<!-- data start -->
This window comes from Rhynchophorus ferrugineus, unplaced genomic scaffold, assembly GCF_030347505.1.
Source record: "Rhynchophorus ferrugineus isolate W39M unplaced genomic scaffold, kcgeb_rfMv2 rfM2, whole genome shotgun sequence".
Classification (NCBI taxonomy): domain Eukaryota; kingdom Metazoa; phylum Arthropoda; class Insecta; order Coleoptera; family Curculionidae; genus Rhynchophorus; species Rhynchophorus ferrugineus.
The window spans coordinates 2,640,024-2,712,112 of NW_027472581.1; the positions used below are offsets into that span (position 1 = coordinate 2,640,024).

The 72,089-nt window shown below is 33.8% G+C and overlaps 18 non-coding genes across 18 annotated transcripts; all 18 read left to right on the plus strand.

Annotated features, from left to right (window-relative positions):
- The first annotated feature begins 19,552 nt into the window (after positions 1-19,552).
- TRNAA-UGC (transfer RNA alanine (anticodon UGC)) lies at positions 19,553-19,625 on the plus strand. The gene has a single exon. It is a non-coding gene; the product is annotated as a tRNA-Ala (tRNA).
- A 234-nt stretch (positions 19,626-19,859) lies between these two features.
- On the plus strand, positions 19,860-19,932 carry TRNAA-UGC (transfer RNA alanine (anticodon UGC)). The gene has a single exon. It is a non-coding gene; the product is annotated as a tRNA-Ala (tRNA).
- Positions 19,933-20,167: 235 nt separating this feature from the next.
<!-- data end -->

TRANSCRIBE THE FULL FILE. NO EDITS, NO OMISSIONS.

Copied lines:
This window comes from Rhynchophorus ferrugineus, unplaced genomic scaffold, assembly GCF_030347505.1.
Source record: "Rhynchophorus ferrugineus isolate W39M unplaced genomic scaffold, kcgeb_rfMv2 rfM2, whole genome shotgun sequence".
Classification (NCBI taxonomy): domain Eukaryota; kingdom Metazoa; phylum Arthropoda; class Insecta; order Coleoptera; family Curculionidae; genus Rhynchophorus; species Rhynchophorus ferrugineus.
The window spans coordinates 2,640,024-2,712,112 of NW_027472581.1; the positions used below are offsets into that span (position 1 = coordinate 2,640,024).

The 72,089-nt window shown below is 33.8% G+C and overlaps 18 non-coding genes across 18 annotated transcripts; all 18 read left to right on the plus strand.

Annotated features, from left to right (window-relative positions):
- The first annotated feature begins 19,552 nt into the window (after positions 1-19,552).
- TRNAA-UGC (transfer RNA alanine (anticodon UGC)) lies at positions 19,553-19,625 on the plus strand. The gene has a single exon. It is a non-coding gene; the product is annotated as a tRNA-Ala (tRNA).
- A 234-nt stretch (positions 19,626-19,859) lies between these two features.
- On the plus strand, positions 19,860-19,932 carry TRNAA-UGC (transfer RNA alanine (anticodon UGC)). The gene has a single exon. It is a non-coding gene; the product is annotated as a tRNA-Ala (tRNA).
- Positions 19,933-20,167: 235 nt separating this feature from the next.